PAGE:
Around two months ago, I started noticing statements by some conservative pundits I respect. Many of them were talking about Elizabeth Warren like she had already secured the Democratic nomination for president. They weren’t say “if” she is the nominee but “when” she wins the nomination, she’s going to… whatever.
Admittedly, she seemed to have everything going for her. After strong debate performances that helped her leapfrog Bernie Sanders in the far-left lane, it seemed like all she had to do was wait for Joe Biden to collapse under the weight of his own gaffes and Kamala Harris to succumb to the incompetency that was apparent in her campaign and Warren would waltz into Iowa with a commanding lead and an easy path to the nomination. That no longer seems to be the case, and her campaign is acting desperate.
Elizabeth Warren implored supporters to step up campaign donations as the end of the presidential fundraising quarter looms on Dec. 31, citing a sharp drop-off from three months ago.
“So far this quarter, we’ve raised a little over $17 million,” the Massachusetts senator said in an email Friday.
“That’s a good chunk behind where we were at this time last quarter,” Warren said, noting it’s 30% behind where the campaign was in late September.
Warren’s drop in fundraising tracks with her decline in the polls. She led the Democratic field, at 15 candidates, as recently as October. But her polling edge faded fast amid questions over how her “Medicare for all” healthcare plan would be paid for.
The alarm bells coming from her campaign are normal. Campaigns often take on an air of concern when they want to boost fundraising. I get emails every week from one particular Republican candidate for sheriff whose subject lines read, “It’s over” or “I’m finished” or “This is the end of the road.” It bugs me to death, but I get it. As someone who worked for a company that used email marketing profusely, I’m aware of the need for critical calls to action to get people to open them.
Nevertheless, it’s a bad sign that two of the three things necessary for Warren to win the nomination don’t seem to be happening. Harris dropped out, making Warren the lone top tier female. But Sanders hasn’t faded as many expected and Biden is coming off his best debate performance this cycle. If she’s going to get the nomination, she’s going to have to work a bit harder.
Personally, I do not want to see her campaign collapse. I believe either she or Sanders NEED to be the nominees for the Democrat to help conservatives kill two birds with one stone. We need to help President Trump get reelected, but we also need to quash the rising belief that socialism is somehow compatible with human existence, which it isn’t. We are not a socialist nation. We can never be a socialist nation. Until a socialist gets spanked in the general election, there will continue to be Democrats fighting for their caucus to support a socialist for president.
The biggest challenge Warren seems to be facing isn’t on the fundraising side. It’s on the policy side. Her two signature proposals – Medicare-for-All and the Green New Deal – aren’t resonating with moderates. That would be fine as they’re not her target audience, but Sanders shares these two proposals as his centerpieces and he’s doing a better job the last couple of months of selling them to the people.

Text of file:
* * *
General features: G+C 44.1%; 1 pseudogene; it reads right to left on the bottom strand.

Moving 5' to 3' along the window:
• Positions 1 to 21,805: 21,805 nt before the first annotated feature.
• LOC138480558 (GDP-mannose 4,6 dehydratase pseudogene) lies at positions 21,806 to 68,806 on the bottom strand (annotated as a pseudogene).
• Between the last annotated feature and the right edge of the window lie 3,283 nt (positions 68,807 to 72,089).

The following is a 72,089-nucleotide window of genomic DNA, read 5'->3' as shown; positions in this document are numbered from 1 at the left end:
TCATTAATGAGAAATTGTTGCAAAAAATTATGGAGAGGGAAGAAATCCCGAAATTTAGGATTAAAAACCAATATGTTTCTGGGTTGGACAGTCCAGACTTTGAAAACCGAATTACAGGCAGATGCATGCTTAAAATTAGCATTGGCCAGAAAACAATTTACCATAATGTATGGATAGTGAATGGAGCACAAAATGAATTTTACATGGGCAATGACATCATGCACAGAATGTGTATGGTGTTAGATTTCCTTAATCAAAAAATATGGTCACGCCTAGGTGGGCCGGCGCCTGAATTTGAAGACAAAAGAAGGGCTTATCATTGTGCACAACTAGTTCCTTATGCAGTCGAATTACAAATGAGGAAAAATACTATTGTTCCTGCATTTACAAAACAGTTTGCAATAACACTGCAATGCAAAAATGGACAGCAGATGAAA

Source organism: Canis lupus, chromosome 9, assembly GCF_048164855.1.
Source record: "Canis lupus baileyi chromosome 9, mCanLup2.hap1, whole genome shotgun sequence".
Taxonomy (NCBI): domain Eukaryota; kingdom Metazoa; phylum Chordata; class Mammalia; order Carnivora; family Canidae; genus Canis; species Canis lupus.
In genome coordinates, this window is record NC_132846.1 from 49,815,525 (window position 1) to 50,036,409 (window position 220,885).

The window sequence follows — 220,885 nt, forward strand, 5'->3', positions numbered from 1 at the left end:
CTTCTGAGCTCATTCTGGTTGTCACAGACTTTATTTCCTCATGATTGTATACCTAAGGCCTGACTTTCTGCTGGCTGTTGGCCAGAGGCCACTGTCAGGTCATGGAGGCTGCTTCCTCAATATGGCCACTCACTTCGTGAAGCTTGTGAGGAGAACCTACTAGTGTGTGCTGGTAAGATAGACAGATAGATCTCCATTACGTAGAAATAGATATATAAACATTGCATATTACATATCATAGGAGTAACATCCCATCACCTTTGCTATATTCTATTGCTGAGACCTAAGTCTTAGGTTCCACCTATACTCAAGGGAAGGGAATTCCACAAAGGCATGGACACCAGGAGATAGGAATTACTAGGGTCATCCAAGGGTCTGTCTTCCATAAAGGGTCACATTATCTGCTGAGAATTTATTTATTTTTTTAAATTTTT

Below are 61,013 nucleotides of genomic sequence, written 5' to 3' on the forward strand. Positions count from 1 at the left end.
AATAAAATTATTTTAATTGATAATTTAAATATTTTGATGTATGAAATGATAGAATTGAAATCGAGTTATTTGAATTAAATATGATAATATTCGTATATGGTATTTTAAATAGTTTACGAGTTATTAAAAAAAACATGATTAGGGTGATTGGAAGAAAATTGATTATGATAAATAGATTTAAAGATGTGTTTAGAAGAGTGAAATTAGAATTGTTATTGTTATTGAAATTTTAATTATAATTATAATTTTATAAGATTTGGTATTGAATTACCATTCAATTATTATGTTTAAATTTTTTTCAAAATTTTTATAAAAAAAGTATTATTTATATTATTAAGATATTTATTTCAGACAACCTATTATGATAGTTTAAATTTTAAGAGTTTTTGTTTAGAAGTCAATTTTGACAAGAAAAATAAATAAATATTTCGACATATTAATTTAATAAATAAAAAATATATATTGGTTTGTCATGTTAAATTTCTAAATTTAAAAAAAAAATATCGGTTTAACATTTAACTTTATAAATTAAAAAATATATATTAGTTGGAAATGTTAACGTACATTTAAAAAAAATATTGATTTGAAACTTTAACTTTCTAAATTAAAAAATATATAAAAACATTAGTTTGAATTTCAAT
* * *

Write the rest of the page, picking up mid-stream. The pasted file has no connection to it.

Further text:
Her other big challenge is honesty. She’s being called out by the right and even occasionally by the left for her contentious relationship with the truth. Even her own brother has had challenges with some of her claims.
Politicians are liars. All of them. Even the decent ones have to make sacrifices to their integrity or risk being completely ineffective at doing their jobs. It just comes with the territory. Even though it’s an unfortunate reality of American government, it has been taken to the extreme by one presidential candidate in particular. Elizabeth Warren has such a contentious relationship with the truth, she can’t even speak it when talking about her own father.
Don’t take my word for it. Just take a look at what someone with first-hand knowledge of the situation has to say about it.
“According to a family friend, David has disagreed with the way Warren calls herself the daughter of a janitor as she describes the work he found after losing a job as a salesman after his heart attack,” the Boston Globe reports.
Just as it was premature to say the nomination was hers two months ago, it’s also premature to say her campaign is toast today. But her chances are going down faster than her poll numbers. Democrats are realizing she’s just not the candidate they thought she was. Her rhetoric is becoming repetitive, and while Sanders has stuck to the same talking points for four years, he’s more inspiring than Warren. It’s difficult to listen to her sometimes.
As unlikely as it may have seemed a month ago, it’s very possible Warren’s campaign won’t make it to Super Tuesday. She’s scrambling to redirect her narrative and lying about it along the way. Is she a false frontrunner in the process of being exposed?
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